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The Telegraph
The Telegraph
Laura Donnelly

NHS staff taking more sick days and working less overtime

Steve Barclay, the Health Secretary, speaks to staff during a visit to Royal Liverpool University Hospital - Jason Roberts/ PA
Steve Barclay, the Health Secretary, speaks to staff during a visit to Royal Liverpool University Hospital - Jason Roberts/ PA

The NHS has become less productive since the pandemic, amid rising staff sickness and an increasing refusal to work overtime, a damning report warns. 

The National Audit Office (NAO) says government pledges to clear record backlogs are “at serious risk” - even if it achieved efficiency gains on a scale it has never managed before.

The report warns that NHS productivity has fallen by 16 per cent since the pandemic, accusing health officials of having lost control of spending. 

It comes as Steve Barclay, the Health Secretary, signalled he has won extra funding for the NHS, on top of planned increases. 

The NHS is expected to be handed extra cash to help deal with high inflation and a huge Covid backlog - although it will be less than the £7 billion health chiefs had demanded.

Steve Barclay arrives for a visit to Royal Liverpool University Hospital in Liverpool - Jason Roberts/PA
Steve Barclay arrives for a visit to Royal Liverpool University Hospital in Liverpool - Jason Roberts/PA

Thursday’s NAO report says extra investment is needed, in order to keep pace with inflation.

But it says far more grip is needed on the way funds are used

The NAO cites an internal review by NHS England (NHSE), which found that the NHS was around 16 per cent less productive in 2021 than it was in 2019, as a result of reduced output and higher costs. 

“This is a major problem, and NHSE believes that reduced productivity has continued in 2022-23,” the NAO warns. 

It said increased sickness absence, and the unwillingness of staff to work paid or unpaid overtime were two of the key causes for the lost efficiency.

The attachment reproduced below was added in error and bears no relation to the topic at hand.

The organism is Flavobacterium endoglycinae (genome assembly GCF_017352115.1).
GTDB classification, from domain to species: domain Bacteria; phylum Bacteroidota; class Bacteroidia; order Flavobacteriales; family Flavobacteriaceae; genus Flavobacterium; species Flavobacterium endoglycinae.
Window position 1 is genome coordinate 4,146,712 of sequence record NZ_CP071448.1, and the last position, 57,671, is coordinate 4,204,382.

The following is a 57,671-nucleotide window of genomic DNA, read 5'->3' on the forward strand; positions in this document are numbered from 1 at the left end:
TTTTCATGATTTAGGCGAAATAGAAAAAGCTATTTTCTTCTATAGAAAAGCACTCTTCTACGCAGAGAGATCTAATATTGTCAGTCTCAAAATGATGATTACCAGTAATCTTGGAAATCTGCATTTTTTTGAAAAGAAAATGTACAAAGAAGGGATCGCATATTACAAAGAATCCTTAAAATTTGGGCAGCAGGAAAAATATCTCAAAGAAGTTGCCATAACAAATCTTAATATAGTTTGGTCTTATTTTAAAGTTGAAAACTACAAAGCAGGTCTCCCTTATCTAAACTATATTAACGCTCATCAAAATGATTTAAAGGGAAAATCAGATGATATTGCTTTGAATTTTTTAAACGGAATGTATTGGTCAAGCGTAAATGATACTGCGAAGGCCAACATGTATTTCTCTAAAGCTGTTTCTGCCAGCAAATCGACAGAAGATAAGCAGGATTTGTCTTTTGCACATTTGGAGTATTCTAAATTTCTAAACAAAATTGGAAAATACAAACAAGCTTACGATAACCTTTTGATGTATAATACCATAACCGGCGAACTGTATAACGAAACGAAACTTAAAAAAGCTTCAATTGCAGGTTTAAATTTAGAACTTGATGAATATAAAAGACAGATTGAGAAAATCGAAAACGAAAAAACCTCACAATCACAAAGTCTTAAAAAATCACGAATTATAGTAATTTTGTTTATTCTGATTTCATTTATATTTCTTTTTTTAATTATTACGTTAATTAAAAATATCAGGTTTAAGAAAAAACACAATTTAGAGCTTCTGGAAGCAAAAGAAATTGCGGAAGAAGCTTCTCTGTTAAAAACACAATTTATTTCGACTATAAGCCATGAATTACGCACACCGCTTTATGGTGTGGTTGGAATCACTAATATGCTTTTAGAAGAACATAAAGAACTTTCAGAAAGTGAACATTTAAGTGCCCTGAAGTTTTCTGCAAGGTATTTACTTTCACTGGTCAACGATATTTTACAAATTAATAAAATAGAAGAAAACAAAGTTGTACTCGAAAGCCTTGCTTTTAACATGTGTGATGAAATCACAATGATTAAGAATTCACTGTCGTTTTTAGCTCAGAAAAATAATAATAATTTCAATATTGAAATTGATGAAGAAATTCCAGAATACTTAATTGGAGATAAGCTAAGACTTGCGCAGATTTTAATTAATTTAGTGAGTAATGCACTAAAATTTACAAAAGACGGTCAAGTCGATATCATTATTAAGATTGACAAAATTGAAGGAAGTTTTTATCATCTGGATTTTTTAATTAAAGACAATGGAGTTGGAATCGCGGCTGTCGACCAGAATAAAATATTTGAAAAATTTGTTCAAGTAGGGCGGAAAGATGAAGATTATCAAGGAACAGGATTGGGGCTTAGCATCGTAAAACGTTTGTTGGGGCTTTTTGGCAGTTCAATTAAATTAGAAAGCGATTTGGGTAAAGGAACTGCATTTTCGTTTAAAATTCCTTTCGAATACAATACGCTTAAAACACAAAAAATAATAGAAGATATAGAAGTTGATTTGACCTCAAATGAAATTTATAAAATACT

It also criticises a lack of grip on spending, highlighting “a reduced management focus by NHS trusts and NHS England on cost control and operational rigour”.

On Wednesday, Mr Barclay said hospitals must change the way they operate in order to put patients first. 

He urged hospitals to ask “what is in their control” as they seek to discharge bed blockers, adding: “Consultants at the weekend, what they can do?”

On a normal working day, more than 10,000 people are sent home from hospital.

But by the weekend, the daily figure dips by one third, to an average of just 6,800, latest NHS figures show.

Mr Barclay said: “What manifests as a problem in ambulances is often caused elsewhere in the system. If it’s the blockage in the pipe in terms of delayed discharge, that is creating pressure on the hospitals. 

“In hospitals at the weekend, that discharge drops, so the question then is – what is within the trust’s own control?”

Following warnings that too many wards feel like “the Mary Celeste” by Friday afternoon, Mr Barclay also confirmed that he was seeking extra cash for the NHS.

“I can absolutely confirm that we do need support to meet those inflationary pressures,” he told NHS managers.

‘Monumental challenge’ to tackle backlogs 

Meg Hillier MP, chairman of the public accounts committee, said the Government faces a “monumental challenge” in tackling NHS backlogs

“My committee previously warned the Government against over-optimistic plans,” she warned.